Explicit Policies Make Life Simpler

With the start of a new school term upon me, I thought I’d round off my weekend blogging marathon (3 days, 3 posts) with a somewhat more reflective topic.

Until a couple of months ago, I hadn’t thought too much about the Kanban concept of policies in the context of our use of  Personal Kanban at home. Policies seemed like such a formal concept that has little place in a family context.  This seems especially true if you read the Business Dictionary definition of policies:

A set of policies are principles, rules, and guidelines formulated or adopted by an organization to reach its long-term goals and typically published in a booklet or other form that is widely accessible.

Just reading this definition conjures images of long, convoluted policy documents that you’d rather use to stack under your computer monitor than actually digest and apply. But policies in Kanban are defined very simply as the mechanisms, rules or processes that govern how a system works. By making these policies explicit, it becomes easy for others observing the system to understand it, and for those inside it to continually evaluate and improve the current mechanisms where necessary.

Here’s a typical example of a policy for a software development team using Kanban taken from this article by David Anderson:

If total WIP is 12 and we have a policy that 50% will be high priority then we want to ensure that 6 items are high priority.

Anybody studying this team’s board will immediately understand why there are 6 high priority items, and 6 items of a lesser priority.  Over time the team can assess whether this policy adequately addresses their operational needs or not, and change it to better fit the current circumstances.

More importantly, the moment someone in the team tries to pull a 7th high priority item, the team will be able to say “No! We already have 6 high priority items on the board.”  without having to think about and discuss the pros and cons of taking on a 7th item.

Taking the pain out of decisions

For me, this is the fundamental underlying importance of policies:

  • Policies reduce the mental energy required to make snap decisions.
  • Policies reduce the likelihood of giving in to a special request under duress.

By encapsulating recurring decisions in explicit policies, you spend the energy once on defining the acceptable outcomes for a given situation, effectively removing the stress of  spot decisions (so-called decision fatigue) and eliminating delays in getting work done efficiently.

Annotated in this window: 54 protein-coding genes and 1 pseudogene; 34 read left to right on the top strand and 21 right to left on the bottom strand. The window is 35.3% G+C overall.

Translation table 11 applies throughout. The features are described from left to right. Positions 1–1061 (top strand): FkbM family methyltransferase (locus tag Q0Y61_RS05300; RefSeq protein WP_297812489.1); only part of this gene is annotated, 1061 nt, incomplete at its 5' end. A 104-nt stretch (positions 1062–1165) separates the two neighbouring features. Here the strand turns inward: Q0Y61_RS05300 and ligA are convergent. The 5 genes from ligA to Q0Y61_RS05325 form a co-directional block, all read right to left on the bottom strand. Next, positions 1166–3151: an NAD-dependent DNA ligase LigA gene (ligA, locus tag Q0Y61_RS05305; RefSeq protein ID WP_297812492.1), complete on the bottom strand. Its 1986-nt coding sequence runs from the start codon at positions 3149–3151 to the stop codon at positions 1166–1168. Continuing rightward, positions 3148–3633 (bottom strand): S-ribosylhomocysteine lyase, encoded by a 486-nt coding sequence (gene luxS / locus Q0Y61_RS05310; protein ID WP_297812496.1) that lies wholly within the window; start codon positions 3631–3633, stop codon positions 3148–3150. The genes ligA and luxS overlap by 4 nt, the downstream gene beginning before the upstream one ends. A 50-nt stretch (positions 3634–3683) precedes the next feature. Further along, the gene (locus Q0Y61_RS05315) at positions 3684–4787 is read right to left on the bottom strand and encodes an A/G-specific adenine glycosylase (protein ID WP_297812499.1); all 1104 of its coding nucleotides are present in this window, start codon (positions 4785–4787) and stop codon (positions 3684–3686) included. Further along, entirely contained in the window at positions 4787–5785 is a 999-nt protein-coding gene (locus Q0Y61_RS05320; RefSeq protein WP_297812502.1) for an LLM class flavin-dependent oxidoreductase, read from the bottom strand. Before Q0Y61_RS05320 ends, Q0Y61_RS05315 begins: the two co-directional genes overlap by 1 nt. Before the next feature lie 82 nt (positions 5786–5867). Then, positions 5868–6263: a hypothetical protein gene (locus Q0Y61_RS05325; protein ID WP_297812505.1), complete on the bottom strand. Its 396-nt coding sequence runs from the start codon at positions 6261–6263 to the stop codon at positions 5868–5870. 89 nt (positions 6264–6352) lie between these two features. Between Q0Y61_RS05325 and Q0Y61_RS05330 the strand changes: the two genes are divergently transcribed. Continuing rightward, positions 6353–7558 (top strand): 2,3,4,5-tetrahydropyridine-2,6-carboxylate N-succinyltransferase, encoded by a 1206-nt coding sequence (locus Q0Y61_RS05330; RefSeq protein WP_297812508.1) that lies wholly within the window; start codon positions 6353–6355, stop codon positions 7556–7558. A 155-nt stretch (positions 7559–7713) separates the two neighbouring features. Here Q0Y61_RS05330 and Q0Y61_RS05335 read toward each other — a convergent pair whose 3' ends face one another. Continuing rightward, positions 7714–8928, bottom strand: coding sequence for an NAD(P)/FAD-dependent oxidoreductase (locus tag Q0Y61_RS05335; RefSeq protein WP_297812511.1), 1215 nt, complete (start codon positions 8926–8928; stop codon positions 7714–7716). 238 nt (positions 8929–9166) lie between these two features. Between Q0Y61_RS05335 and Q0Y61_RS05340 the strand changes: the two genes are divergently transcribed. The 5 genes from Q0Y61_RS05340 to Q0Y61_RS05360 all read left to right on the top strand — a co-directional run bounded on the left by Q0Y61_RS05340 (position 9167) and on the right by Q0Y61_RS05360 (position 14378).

Sticking to the rules sets you free 

But where does this fit in with families and life in general, you ask? Families don’t publish booklets with principles, rules and guidelines.

No, but every well-functioning family I know has a set of house rules that govern family behaviour and interaction. And everybody in the family clearly knows what they are and what the consequences are for breaking them, where applicable. Some families even have their rules written up in a visible spot in the house.  In fact, the more explicit and understood the house rules, the less energy the family spends in fighting the same battles, time and again, leaving them more space to get on with the simple joy of living.

And once you start looking around you, you realize how much of our lives is in fact built on explicit policies or rules. From the Ten Commandments that underpin ethical and moral decision-making if you’re a Christian, to simple rules for healthy living and parenting such as “don’t eat anything within 2 hours of going to sleep” or “bedtime on school nights is strictly 8 pm” – they’re all examples of explicit policies in action in our daily lives.

And without them, being human would be an even tougher challenge than it already is, sometimes.

What about you? Does your family have explicit policies or rules?  How do they make your live simpler? How did you arrive at them? Please share your thoughts in the Comments section.

Advertisements
This entry was posted in Kanban, Parenting and tagged , , , . Bookmark the permalink.

Leave a Reply

Fill in your details below or click an icon to log in:

WordPress.com Logo

You are commenting using your WordPress.com account. Log Out / Change )

Twitter picture

You are commenting using your Twitter account. Log Out / Change )

Facebook photo

You are commenting using your Facebook account. Log Out / Change )

Google+ photo

You are commenting using your Google+ account. Log Out / Change )

Connecting to %s